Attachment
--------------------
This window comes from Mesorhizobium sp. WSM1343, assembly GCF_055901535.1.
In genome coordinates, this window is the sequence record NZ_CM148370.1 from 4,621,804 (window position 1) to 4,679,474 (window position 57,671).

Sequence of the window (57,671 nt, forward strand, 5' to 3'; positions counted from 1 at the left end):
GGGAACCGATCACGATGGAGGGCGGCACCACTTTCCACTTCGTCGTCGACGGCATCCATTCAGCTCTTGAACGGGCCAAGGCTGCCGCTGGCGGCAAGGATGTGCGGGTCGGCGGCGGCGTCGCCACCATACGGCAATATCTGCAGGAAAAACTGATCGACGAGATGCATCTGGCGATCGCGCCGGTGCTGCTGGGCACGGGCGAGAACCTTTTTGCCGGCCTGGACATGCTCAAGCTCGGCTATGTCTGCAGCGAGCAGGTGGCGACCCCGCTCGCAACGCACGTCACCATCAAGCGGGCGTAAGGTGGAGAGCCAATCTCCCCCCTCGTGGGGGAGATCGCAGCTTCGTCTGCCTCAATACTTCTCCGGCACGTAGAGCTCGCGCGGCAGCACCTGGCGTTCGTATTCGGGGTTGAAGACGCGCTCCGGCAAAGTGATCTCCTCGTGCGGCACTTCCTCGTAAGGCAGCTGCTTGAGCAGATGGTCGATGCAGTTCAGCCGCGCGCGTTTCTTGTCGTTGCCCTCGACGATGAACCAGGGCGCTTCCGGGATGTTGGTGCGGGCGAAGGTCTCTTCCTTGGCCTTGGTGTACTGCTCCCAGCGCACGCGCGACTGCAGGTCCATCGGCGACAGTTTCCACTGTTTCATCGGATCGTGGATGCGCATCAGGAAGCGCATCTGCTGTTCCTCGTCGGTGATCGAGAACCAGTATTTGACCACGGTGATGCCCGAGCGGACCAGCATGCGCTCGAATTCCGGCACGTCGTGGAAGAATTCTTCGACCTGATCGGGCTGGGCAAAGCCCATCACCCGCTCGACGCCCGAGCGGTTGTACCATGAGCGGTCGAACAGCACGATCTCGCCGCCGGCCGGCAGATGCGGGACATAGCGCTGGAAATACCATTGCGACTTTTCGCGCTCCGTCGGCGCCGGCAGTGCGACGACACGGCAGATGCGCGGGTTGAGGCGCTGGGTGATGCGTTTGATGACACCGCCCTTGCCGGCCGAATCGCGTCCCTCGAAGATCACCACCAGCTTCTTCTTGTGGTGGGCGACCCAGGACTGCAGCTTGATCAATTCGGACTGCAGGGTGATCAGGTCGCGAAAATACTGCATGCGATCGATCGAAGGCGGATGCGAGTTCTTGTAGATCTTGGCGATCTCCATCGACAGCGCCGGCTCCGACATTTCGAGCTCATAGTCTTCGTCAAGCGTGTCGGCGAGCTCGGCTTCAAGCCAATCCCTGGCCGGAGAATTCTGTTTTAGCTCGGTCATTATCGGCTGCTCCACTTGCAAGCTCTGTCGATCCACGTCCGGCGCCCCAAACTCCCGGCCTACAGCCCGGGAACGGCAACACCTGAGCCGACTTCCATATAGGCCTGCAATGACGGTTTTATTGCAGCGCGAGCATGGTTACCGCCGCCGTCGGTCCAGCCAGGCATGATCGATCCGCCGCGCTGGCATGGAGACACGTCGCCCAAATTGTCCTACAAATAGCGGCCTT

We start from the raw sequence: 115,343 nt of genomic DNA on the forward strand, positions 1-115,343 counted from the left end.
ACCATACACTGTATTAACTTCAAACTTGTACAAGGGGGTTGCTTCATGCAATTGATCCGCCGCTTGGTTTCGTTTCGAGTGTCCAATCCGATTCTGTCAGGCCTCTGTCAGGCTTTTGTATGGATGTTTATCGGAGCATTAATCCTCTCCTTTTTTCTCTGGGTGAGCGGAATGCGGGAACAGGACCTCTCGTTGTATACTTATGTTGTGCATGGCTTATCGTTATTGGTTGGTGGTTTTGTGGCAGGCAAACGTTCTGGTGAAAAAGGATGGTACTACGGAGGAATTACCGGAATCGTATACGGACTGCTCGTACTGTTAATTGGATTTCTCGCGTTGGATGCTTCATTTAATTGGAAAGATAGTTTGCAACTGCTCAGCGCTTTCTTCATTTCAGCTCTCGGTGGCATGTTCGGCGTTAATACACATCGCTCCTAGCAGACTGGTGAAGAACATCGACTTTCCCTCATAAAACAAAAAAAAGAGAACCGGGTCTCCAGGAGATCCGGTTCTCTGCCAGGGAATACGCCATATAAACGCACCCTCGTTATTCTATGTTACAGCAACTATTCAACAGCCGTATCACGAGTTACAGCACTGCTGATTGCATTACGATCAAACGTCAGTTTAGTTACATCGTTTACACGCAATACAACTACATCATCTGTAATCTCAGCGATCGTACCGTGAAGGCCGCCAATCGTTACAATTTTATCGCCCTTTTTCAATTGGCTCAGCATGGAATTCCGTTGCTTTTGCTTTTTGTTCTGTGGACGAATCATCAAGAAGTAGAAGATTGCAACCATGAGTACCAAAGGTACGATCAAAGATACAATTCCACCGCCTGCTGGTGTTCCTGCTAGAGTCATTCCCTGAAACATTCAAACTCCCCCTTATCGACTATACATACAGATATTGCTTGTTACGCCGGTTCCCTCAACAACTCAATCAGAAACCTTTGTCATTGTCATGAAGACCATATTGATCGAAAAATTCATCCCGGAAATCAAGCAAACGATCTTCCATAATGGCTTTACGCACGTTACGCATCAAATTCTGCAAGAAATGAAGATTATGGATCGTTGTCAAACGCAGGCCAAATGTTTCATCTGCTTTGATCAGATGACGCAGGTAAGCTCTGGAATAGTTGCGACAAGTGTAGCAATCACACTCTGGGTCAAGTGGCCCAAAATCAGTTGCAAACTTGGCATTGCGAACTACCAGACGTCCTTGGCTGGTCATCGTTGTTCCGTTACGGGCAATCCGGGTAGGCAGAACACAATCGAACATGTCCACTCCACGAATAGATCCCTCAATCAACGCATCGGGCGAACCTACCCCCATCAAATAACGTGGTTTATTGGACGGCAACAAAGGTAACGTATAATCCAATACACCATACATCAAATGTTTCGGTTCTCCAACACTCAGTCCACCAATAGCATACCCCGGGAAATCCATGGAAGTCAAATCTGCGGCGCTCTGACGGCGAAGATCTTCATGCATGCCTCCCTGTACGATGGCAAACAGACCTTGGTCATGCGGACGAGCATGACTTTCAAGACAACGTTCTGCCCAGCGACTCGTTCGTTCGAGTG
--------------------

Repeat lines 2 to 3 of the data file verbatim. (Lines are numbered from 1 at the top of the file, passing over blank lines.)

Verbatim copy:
In genome coordinates, this window is the sequence record NZ_CM148370.1 from 4,621,804 (window position 1) to 4,679,474 (window position 57,671).

Sequence of the window (57,671 nt, forward strand, 5' to 3'; positions counted from 1 at the left end):